US stocks surged on the opening bell Tuesday – one day after Chinese real estate giant Evergrande sent Wall Street into turmoil after its more than $300 billion debts sparked fears of a Lehman Brothers-style collapse.
The Dow Jones was up by more than 200 points and .61 percent on Tuesday at 34,179.03, having closed at 33,970.47 on Monday afternoon.
S&P 500 rose by 16.77 points or .4 percent from 4,357.73 on the previous close to 4,374.5 opening Tuesday.
Nasdaq opened at 14,803.36 – up by 89.49 points or .6 percent from 14,713.9 closing Monday.
All three indexes plunged Monday, with the Dow Jones losing a staggering 614.41 points, or 1.8 percent, for its biggest one day drop since July 19.
The S&P 500 recorded its worst day in more than four months after all 11 of the index’s major sectors plunged.
Overall it was down 1.7 percent, marking its worst day since May 12.
The Nasdaq also fell 2.2 percent to its lowest level in about a month.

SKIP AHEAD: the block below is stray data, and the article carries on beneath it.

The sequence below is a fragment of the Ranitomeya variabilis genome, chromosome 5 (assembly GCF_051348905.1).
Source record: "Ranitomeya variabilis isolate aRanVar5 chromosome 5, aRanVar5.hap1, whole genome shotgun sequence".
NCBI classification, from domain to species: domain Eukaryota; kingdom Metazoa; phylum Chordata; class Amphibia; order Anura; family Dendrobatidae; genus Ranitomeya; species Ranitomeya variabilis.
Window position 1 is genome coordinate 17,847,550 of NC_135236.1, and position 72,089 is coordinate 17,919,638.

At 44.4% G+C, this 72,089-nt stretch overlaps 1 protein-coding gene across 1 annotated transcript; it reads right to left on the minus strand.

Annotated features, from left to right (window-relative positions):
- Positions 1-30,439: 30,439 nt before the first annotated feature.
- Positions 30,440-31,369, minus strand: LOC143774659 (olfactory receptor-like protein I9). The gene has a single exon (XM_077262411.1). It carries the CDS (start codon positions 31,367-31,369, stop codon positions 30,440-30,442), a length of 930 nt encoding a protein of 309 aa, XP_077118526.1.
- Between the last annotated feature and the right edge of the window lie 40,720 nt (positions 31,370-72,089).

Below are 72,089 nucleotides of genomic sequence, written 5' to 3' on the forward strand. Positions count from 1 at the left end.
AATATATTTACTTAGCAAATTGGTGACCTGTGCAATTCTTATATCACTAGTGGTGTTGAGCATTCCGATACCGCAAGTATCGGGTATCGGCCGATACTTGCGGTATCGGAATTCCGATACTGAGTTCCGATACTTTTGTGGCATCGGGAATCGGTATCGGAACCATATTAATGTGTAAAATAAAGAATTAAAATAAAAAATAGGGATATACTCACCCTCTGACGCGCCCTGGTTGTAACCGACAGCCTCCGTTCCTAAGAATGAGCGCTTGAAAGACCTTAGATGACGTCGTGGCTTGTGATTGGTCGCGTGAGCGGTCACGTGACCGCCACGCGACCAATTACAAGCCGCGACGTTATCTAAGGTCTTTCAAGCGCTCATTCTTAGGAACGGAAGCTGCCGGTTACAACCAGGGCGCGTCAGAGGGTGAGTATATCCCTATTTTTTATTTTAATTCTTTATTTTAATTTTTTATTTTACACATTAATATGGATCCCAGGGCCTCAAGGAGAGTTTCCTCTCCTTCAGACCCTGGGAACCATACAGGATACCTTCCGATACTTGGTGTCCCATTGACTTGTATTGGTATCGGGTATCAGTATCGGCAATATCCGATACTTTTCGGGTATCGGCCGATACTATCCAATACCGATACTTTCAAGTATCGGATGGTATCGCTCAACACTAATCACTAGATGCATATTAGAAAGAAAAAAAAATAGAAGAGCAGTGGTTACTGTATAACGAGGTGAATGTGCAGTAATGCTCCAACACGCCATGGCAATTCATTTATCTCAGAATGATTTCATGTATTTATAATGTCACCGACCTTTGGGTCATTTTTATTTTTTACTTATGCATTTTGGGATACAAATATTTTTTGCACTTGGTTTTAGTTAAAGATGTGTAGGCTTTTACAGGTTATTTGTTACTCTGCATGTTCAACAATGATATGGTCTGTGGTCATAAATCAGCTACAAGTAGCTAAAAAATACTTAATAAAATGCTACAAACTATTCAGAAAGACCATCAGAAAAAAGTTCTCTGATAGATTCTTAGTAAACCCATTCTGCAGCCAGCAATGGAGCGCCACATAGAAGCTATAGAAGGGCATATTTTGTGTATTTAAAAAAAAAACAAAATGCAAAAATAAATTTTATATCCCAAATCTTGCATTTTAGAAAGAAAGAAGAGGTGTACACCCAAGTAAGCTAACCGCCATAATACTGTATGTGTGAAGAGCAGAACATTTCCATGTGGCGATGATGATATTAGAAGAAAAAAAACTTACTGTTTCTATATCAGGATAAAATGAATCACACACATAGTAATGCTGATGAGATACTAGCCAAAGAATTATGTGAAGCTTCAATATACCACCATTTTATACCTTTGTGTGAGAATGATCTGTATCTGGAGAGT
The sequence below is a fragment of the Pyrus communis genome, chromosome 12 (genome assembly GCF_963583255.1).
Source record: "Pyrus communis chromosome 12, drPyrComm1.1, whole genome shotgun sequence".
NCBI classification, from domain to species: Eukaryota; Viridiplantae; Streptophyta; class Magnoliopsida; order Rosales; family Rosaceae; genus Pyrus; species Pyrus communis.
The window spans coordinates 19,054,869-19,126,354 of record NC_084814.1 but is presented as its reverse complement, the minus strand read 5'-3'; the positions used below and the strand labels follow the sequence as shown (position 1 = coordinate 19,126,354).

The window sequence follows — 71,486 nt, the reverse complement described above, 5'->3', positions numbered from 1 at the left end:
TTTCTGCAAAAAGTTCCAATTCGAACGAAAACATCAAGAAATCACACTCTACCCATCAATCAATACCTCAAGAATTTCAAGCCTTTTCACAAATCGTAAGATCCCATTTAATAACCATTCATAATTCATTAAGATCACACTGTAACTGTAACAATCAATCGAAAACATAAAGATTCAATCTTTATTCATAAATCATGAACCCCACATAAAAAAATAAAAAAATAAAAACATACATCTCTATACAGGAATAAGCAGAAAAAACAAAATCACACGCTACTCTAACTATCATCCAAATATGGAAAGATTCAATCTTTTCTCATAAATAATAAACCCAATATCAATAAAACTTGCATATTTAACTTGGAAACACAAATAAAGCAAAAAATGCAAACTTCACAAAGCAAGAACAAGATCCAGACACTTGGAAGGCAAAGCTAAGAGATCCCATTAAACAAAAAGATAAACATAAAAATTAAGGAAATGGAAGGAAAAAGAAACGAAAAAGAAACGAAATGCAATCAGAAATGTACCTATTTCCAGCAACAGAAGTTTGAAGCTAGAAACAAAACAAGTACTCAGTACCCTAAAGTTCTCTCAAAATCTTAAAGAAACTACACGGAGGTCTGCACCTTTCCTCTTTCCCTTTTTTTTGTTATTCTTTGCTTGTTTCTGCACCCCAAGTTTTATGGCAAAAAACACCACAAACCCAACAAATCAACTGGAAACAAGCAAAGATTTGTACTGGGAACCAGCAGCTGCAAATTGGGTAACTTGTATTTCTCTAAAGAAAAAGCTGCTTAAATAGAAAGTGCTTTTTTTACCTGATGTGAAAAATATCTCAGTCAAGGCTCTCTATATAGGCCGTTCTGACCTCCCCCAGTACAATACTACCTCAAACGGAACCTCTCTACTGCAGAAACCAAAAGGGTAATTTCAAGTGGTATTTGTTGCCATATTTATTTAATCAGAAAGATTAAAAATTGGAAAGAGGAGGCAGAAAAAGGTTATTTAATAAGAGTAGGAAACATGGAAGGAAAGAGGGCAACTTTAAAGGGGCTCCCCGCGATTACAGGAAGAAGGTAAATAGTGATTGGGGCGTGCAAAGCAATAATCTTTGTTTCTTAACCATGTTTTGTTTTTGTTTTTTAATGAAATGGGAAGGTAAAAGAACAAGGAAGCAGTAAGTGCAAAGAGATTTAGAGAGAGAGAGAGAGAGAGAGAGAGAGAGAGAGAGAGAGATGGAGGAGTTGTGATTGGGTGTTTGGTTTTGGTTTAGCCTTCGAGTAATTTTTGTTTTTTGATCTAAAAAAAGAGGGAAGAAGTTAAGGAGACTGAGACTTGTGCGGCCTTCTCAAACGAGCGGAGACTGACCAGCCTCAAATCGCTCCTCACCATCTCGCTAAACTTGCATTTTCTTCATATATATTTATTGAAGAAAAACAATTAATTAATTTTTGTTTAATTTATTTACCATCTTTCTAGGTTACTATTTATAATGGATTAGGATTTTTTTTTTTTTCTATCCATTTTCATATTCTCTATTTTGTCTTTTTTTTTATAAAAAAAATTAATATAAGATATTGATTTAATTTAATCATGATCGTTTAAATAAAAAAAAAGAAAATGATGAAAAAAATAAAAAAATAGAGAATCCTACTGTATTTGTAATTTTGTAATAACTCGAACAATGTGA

This came after Evergrande, China’s second largest property developer, looked poised to default on its multi-billion dollar debt burden.
The firm has warned for months it does not have enough case to pay off its and its share price has plummeted 80 percent this year.
Construction materials industries have also started to see their share prices drop amid fears the implosion of Evergrande would lead to a collapse in demand for their goods.
Experts warned that the crisis has echoes of the Lehman Brothers bankruptcy which sent the global and economy credit markets to collapse.
These concerns added to the volatility markets are already facing due to ongoing concerns around the COVID-19 pandemic and sluggish economic growth – fueling abroad sell-off and sending investors fleeing equities for safety Monday.
Investors tried to shake off these fears of a collapse Tuesday, buying the dip and pushing up the indexes.
Buying the dip is when investors buy up shares at a lower rate after stocks fall. This then pushes the value up again.
Commodities also showed signs of stabilizing Tuesday ahead of a Federal Reserve meeting on monetary policy.
The two-day meeting, which kicks off Tuesday, is being watched closely to see if the Federal Reserve will take any action to address the impact of rising prices on businesses and consumers.